Judge Lets Google Earth's Virtual Tours Continue

June 12, 2006

Fenwick & West lawyers successfully staved off a preliminary injunction today in a patent lawsuit over Mountain View-based Google Inc.'s popular Google Earth software. The program allows users to combine Google searches with virtual tours of landscapes using images and data collected from satellites and aircraft.

Google acquired Keyhole Corp., the originator of the software behind Google Earth, in October 2004 while a lawsuit brought by Skyline Software Systems Inc. of Chantilly, Va. was pending in Boston, Mass. Skyline quickly added Google as a defendant, and despite claiming that it was harmed when Google soon reduced prices to consumers and offered a basic version of Google Earth for free, Skyline waited more than a year to bring its injunction motion.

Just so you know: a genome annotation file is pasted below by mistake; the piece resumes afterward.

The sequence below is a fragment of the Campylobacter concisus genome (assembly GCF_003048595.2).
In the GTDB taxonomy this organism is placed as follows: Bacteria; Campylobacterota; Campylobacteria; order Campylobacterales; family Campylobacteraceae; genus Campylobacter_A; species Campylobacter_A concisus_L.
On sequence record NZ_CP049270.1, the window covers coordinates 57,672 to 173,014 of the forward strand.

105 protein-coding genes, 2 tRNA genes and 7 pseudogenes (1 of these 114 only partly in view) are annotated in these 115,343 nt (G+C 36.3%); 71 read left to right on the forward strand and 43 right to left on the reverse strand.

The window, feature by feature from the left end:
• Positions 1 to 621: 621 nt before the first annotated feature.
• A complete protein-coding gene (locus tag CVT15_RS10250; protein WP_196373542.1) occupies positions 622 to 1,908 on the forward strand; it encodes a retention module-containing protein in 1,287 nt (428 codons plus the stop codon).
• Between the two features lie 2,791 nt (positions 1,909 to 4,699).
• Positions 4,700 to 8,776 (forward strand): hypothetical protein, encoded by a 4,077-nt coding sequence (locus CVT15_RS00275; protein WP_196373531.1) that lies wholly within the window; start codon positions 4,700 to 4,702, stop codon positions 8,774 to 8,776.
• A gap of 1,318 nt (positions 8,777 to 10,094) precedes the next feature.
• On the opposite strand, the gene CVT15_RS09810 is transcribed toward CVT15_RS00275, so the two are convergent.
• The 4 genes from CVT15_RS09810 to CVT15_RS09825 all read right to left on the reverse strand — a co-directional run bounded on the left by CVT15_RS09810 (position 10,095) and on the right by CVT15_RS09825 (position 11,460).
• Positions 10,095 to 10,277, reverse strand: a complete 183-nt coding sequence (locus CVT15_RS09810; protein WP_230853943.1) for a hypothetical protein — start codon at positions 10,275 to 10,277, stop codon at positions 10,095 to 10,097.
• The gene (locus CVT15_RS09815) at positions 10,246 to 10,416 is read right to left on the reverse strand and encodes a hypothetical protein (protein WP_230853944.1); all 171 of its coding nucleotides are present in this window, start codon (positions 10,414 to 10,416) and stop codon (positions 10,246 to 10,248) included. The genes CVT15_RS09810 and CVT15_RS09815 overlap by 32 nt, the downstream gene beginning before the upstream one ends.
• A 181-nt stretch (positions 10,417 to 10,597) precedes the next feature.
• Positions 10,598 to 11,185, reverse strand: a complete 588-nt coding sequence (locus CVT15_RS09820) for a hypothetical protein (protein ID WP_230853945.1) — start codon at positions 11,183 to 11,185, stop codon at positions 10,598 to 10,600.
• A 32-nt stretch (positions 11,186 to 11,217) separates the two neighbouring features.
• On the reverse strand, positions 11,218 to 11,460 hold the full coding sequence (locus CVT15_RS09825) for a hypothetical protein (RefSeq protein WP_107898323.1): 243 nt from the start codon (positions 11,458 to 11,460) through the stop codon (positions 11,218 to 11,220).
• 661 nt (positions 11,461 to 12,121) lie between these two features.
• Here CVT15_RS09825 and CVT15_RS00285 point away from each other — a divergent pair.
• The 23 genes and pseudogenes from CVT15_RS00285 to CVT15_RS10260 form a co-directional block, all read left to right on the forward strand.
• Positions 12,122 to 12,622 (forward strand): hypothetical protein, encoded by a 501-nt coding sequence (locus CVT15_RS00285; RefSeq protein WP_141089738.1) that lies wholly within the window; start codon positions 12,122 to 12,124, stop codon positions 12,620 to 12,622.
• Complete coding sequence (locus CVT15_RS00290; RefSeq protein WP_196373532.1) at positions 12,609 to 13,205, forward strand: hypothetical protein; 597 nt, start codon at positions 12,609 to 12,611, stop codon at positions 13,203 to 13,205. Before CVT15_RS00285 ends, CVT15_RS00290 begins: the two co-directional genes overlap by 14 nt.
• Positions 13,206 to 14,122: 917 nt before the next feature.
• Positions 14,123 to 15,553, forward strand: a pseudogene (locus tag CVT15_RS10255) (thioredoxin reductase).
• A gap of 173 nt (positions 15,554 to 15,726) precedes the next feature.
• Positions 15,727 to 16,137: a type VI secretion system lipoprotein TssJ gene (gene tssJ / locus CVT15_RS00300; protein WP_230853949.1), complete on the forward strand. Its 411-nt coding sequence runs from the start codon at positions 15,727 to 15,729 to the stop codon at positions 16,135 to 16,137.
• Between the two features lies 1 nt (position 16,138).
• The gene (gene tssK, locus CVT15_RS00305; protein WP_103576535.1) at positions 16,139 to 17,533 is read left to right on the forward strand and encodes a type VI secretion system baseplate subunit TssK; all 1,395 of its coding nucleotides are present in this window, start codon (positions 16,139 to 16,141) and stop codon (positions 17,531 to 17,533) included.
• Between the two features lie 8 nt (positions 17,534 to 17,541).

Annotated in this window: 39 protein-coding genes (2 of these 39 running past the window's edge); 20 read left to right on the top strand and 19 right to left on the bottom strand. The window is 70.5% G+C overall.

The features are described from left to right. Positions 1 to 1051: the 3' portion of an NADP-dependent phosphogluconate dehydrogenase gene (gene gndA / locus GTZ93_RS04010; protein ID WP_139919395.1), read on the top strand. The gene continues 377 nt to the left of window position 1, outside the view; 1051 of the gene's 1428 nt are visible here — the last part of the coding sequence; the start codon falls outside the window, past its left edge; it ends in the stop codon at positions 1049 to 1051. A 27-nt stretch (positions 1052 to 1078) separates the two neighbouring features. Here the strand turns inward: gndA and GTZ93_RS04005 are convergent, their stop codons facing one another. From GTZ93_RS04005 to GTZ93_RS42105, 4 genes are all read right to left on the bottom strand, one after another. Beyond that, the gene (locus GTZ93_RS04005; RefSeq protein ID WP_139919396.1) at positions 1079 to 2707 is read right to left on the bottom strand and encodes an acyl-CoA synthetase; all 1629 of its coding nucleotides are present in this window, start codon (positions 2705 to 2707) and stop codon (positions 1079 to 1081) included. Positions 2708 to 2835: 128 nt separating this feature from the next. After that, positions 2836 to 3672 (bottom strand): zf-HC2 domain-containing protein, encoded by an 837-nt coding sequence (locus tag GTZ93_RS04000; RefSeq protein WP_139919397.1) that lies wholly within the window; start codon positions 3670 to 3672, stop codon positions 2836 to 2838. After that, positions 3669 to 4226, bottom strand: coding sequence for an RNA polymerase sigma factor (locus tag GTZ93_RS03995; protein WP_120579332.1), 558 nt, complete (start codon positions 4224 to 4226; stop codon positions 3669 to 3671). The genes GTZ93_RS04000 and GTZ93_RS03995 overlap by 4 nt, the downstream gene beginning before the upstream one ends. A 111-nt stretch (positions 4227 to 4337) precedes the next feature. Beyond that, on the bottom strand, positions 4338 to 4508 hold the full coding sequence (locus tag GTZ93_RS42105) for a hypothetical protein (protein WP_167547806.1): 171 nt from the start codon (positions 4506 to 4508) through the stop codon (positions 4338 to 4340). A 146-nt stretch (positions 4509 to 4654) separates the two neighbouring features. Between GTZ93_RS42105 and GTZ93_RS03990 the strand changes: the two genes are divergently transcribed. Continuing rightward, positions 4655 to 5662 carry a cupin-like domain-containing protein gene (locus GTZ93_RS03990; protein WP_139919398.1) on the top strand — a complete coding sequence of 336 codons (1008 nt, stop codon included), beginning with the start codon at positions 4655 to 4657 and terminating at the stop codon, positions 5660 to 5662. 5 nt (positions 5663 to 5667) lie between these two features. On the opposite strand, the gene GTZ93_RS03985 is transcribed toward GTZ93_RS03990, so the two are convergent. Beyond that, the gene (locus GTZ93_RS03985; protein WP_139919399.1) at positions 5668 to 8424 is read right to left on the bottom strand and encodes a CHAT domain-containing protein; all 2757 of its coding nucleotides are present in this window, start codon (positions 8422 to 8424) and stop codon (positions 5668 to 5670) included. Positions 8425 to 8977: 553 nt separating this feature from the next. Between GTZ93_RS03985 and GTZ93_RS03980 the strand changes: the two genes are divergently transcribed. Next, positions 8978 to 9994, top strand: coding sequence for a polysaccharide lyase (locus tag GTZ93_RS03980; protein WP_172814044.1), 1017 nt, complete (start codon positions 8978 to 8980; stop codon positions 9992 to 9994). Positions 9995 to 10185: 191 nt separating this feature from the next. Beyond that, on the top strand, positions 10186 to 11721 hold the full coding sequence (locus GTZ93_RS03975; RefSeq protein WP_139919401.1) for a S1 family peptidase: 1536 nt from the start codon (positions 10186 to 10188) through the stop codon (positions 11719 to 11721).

Fenwick & West trial lawyer Darryl Woo persuasively argued that Skyline could not credibly claim irreparable harm because of its delays, and that the proprietary Google Earth software operates in a fundamentally different way than Skyline's software "underneath the hood." The court issued a June 12, 2006 order denying Skyline's motion.

Ultimately, the court's order means that Google Earth can continue to be enjoyed by users worldwide. Interestingly, Skyline's papers lauded the popularity of Google Earth, and cited it as one of the top downloads of 2005.